Location: Tuxedo Park, Orange, New York, United States
Surnames/tags: Jehovahs_Witnesses WTBTS RELIGION
The goal of this project is to gather information about Jehovah's Witnesses, with a focus on the leaders, "Bethel" volunteers and residences, and the history and genealogy of its members.
|Azure Robinson||1930 Census|
|Summer (Seely) Cooper|
|Frances (Peasley) Robinson|
|Daniela (Barrantes) Filmer|
|Brooke (Close) Meetze|
|Billie (Bright) Keaffaber|
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Their present understanding of Bible truths and their activities can be traced back to the 1870s and the work of Charles Taze Russell and his associates, and from there to the Bible and early Christianity. On July 26, 1931, at a convention in Columbus, Ohio, Joseph Franklin Rutherford introduced the new name – Jehovah's witnesses – based on Isaiah 43:10: "'You are my witnesses,' declares Jehovah..."
Major publishers of the Bible and Bible education literature. Currently, the Bible is available for free online and in hardcopy (in whole or in part) in over 160 languages. Bible literature is available in over 975 languages online or in hardcopy.
|Charles Taze Russell||Russell-17043||Yes!||Seely-210 00:35, 8 Feb 2018 UTC||1852||1916||President|
|Joseph Franklin Rutherford||Rutherford-3100||Yes!||Seely-210|
Robinson-27225 21:59, 20 July 2020 (UTC)
|Nathan Homer Knorr||Knorr-359||Yes!||Robinson-27225 00:26, 20 May 2020 (UTC)||1905||1977||President|
|Frederick William Franz||Franz-747||Yes!||Seely-210|
Robinson-27225 06:17, 26 Jul 2021 UTC
|Milton George Henschel||Henschel-55||Yes!||Robinson-27225 04:12, 26 Jul 2021 UTC||1920||2003||President|
|Don Adams||Adams-58134||Yes!||Robinson-27225 06:06, 23 Apr 2022 UTC||1925||2019||President|
|Robert Ciranko||Ciranko-1||Yes!||Robinson-27225 13:22, 23 April 2022 (UTC)||1947||President|
|Alexander Hugh Macmillan||Macmillan-1071||Yes!||Peasley-221 16:57, 24 Jul 2021 (UTC)||1877||1966||Governing body|
|William Van Amburgh||Van_Amburgh-98||Yes!||Robinson-27225 19:30, 25 Jul 2021 (UTC)||1863||1947||Secretary-Treasurer|
|Carey Barber||Barber-11508||Yes!||Robinson-27225 16:28, 26 December 2021 (UTC)||1905||2007||Governing body|
|Grant Suiter||Suiter-390||Yes!||Robinson-27225 23:01, 18 January 2022 (UTC)||1908||1983||Secretary-Treasurer|
|Daniel Sydlik||Sydlik-1||Yes!||Robinson-27225 19:32, 16 January 2022 (UTC)||1919||2006||Governing body|
|Karl F Klein||Klein-7133||Yes!||Robinson-27225 17:17, 13 February 2022 (UTC)||1905||2001||Governing body|
At first they had headquarters offices at 101 Fifth Avenue, Pittsburgh, and later at 44 Federal Street, Allegheny. In the late 1880’s, however, expansion became necessary. So Russell arranged to build larger facilities. In 1889 a four-story brick building at 56-60 Arch Street, Allegheny, was completed. Valued at $34,000, it was known as the Bible House. It served as the Society’s headquarters for some 19 years. As of 1890, the small Bible House family was serving the needs of several hundred active associates of the Watch Tower Society.
As the newspaper preaching gained momentum, the Bible Students looked for another location from which to originate the sermons. Why? The Bible House in Allegheny had become too small. It was also thought that if Russell’s sermons emanated from a larger, better-known city, it would result in the publication of the sermons in more newspapers. But which city? The Watch Tower of December 15, 1908, explained: “Altogether we concluded, after seeking Divine guidance, that Brooklyn, N.Y., with a large population of the middle class, and known as ‘The City of Churches,’ would, for these reasons, be our most suitable center for the harvest work during the few remaining years.”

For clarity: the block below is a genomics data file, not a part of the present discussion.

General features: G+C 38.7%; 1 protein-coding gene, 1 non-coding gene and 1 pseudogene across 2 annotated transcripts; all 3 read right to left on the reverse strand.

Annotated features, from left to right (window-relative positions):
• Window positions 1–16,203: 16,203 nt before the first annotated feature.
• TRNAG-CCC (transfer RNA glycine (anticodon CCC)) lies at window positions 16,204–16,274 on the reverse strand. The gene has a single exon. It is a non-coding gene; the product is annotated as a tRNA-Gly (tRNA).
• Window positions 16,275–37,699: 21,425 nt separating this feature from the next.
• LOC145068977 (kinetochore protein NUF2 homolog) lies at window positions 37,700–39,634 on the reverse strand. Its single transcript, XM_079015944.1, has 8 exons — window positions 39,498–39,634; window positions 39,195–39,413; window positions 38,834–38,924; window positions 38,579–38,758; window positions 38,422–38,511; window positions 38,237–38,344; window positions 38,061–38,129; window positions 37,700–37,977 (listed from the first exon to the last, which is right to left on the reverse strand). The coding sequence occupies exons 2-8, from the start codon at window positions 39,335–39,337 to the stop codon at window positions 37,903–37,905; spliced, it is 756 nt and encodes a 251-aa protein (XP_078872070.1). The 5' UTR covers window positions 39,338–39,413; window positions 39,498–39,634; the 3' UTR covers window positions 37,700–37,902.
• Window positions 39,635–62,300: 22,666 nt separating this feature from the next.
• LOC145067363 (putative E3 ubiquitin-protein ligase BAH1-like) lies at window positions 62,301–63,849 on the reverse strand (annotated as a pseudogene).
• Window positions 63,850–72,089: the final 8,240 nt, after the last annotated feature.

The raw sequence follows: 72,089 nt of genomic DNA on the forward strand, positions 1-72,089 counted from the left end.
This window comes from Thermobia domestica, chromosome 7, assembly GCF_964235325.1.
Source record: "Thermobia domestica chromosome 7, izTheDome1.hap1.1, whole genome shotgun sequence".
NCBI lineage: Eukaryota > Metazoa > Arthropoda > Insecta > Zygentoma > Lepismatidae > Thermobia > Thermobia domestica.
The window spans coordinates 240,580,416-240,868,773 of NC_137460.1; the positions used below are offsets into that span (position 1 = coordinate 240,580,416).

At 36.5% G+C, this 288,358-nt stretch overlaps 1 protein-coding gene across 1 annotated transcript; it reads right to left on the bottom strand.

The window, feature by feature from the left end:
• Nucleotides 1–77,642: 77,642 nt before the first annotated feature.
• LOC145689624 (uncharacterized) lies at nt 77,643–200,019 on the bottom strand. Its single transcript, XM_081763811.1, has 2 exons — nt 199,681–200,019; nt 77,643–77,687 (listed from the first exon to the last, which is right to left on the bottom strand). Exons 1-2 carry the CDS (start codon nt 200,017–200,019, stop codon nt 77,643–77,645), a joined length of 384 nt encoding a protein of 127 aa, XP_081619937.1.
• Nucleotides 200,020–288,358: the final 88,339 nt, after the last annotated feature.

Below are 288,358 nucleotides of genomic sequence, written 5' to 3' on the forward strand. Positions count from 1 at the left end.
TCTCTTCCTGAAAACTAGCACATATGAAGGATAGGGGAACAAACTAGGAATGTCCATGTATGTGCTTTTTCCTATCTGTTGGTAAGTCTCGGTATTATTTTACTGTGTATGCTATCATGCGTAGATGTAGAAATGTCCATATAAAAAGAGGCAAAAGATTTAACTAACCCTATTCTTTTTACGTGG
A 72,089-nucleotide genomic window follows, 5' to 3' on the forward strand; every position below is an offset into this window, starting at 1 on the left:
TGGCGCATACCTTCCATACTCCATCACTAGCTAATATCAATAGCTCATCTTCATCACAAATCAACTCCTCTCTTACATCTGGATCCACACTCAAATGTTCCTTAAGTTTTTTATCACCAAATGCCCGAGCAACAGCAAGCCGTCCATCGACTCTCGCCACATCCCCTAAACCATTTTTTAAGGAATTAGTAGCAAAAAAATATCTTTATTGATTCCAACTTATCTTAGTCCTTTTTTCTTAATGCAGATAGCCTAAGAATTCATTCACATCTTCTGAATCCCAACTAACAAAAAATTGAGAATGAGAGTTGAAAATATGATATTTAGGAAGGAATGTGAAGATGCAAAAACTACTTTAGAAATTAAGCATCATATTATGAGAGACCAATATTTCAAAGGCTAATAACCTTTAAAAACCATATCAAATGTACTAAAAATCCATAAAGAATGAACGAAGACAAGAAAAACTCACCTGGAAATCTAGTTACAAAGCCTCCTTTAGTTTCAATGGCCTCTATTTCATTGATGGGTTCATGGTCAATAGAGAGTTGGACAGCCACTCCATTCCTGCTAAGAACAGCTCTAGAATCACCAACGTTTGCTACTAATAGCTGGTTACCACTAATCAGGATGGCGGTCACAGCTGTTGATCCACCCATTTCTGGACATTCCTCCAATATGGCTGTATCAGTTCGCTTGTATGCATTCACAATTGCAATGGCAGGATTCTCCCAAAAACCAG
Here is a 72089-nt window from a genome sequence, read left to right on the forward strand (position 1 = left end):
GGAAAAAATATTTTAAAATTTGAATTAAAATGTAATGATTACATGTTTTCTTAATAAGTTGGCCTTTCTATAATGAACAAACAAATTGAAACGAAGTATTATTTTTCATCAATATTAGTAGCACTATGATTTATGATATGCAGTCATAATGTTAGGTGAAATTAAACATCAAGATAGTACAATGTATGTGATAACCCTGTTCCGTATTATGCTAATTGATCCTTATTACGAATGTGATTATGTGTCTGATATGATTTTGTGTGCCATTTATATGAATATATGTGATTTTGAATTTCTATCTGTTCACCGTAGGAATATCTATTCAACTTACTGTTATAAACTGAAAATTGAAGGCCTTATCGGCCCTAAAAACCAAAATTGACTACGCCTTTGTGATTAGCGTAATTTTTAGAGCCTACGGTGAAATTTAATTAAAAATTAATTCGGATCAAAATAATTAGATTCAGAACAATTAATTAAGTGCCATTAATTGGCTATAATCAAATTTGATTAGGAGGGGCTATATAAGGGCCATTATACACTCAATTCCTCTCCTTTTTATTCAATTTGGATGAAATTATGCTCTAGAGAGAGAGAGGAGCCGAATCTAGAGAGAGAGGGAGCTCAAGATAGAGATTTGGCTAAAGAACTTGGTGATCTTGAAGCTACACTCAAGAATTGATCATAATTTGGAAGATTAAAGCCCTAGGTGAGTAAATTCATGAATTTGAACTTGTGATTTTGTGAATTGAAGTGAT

In 1908, therefore, several representatives of the Watch Tower Society, including its legal counsel, Joseph F. Rutherford, were sent to New York City. Their objective? To secure property that C. T. Russell had located on an earlier trip. They purchased the old “Plymouth Bethel,” located at 13-17 Hicks Street, Brooklyn. It had served as a mission structure for the nearby Plymouth Congregational Church, where Henry Ward Beecher once served as pastor. The Society’s representatives also purchased Beecher’s former residence, a four-story brownstone at 124 Columbia Heights, a few blocks away.
The Hicks Street building was remodeled and named the Brooklyn Tabernacle. It housed the Society’s offices and an auditorium. After considerable repairs, Beecher’s former residence at 124 Columbia Heights became the new home of the Society’s headquarters staff. What would it be called? The Watch Tower of March 1, 1909, explained: “The new home we shall call ‘Bethel’ [meaning, “House of God”].”*
|56-60 Arch Street, Allegheny|
|13-17 Hicks Street, Brooklyn|
|117 Adams St (1927 to present)|
|122 & 124 Columbia Heights, Brooklyn|
- 101 Fifth Avenue, Pittsburgh
- 44 Federal Street, Allegheny
- 56-60 Arch Street, Allegheny
- 13-17 Hicks Street, Brooklyn
- Brooklyn Bethel at 122 & 124 Columbia Heights (1909-2016)
- Kingdom Farm, Lansing, New York One Place Study (1935-1963) | Kingdom Farm Cemetery
- Watchtower Farms, Wallkill, New York One Place Study (1963-2016) | Watchtower Farms Cemetery
- Warwick Bethel at 1 Kings Drive Tuxedo Park, New York (2016- )
- ↑ 1.0 1.1 "Witnesses to Relocate World Headquarters", database (https://www.jw.org/ : accessed 17 Apr 2022) About Us > Activities > Construction Projects
- McCoy, Daniel J. "The Popular Handbook of World Religions." Harvest House Publishers.
- Chryssides, George D. "Jehovah's Witnesses: Continuity and Change"
- Starting a new Free Space Project:Jehovah's Witnesses Apr 24, 2019.
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